The No. 1 killer of U.S. teenagers is automobile crashes, especially during their first — and most inexperienced — year of driving. The Texas A&M Transportation Institute’s Teens in the Driver Seat® (TDS) program and State Farm® are enhancing their longstanding and successful relationship to prevent these tragedies.
State Farm recently provided $350,000 in grant funding for TDS to reach out to 100 new U.S. high schools — approximately 100,000 additional teen drivers — in 2015.
“We’re excited to build upon a six-year relationship between TDS and State Farm in Texas with this expanded initiative,” explains TDS Program Manager Russell Henk. “Our unique, shared approach is to positively influence teens to be safer drivers, rather than try to scare compliance into them.”
For the past six years, State Farm has provided $100,000 annually to help TDS positively influence teens in the state of Texas to improve their driving behaviors and embrace safer driving habits. TDS promotes awareness of the top five dangers of teen driving: driving at night; speeding and street racing; distractions, such as cell phones/texting and teen passengers; not wearing a seat belt; and alcohol/drug use. With the program’s resources and staff support, high schools undertake a variety of grassroots outreach activities throughout the year in their schools and communities to help create a traffic safety culture.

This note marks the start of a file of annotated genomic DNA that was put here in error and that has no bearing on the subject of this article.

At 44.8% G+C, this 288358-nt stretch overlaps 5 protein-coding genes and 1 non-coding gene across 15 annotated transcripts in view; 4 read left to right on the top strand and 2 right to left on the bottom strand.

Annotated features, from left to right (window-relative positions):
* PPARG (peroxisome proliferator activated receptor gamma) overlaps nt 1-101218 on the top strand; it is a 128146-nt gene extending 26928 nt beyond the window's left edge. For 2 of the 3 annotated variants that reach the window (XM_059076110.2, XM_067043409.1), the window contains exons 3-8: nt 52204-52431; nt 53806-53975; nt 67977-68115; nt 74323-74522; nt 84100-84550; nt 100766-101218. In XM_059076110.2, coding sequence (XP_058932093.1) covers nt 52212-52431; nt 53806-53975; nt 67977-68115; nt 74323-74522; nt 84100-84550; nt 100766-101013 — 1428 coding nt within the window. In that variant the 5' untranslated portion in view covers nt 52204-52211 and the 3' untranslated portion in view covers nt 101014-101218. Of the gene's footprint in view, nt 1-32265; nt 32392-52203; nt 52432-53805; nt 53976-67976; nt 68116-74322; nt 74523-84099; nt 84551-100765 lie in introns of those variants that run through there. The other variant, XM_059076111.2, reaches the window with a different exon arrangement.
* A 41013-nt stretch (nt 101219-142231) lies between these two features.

TDS has won more than 20 local, state and national awards for its efforts. Since TDS was founded in 2002, Texas has seen a 70 percent decrease in the frequency of fatal crashes involving 15- to 17-year-old drivers and is the only state in the United States to see a drop every single year over that time span.
The enhanced relationship with State Farm extends the insurance carrier’s Celebrate My Drive (CMD) program, which engages with teens where they learn to drive — their local communities. The program encourages teen drivers to safely celebrate their newfound freedom with awareness and attention to the driving task. Each year, the CMD program awards 100 schools — 50 with student populations below 750 and 50 with populations above that number — community grants for that purpose.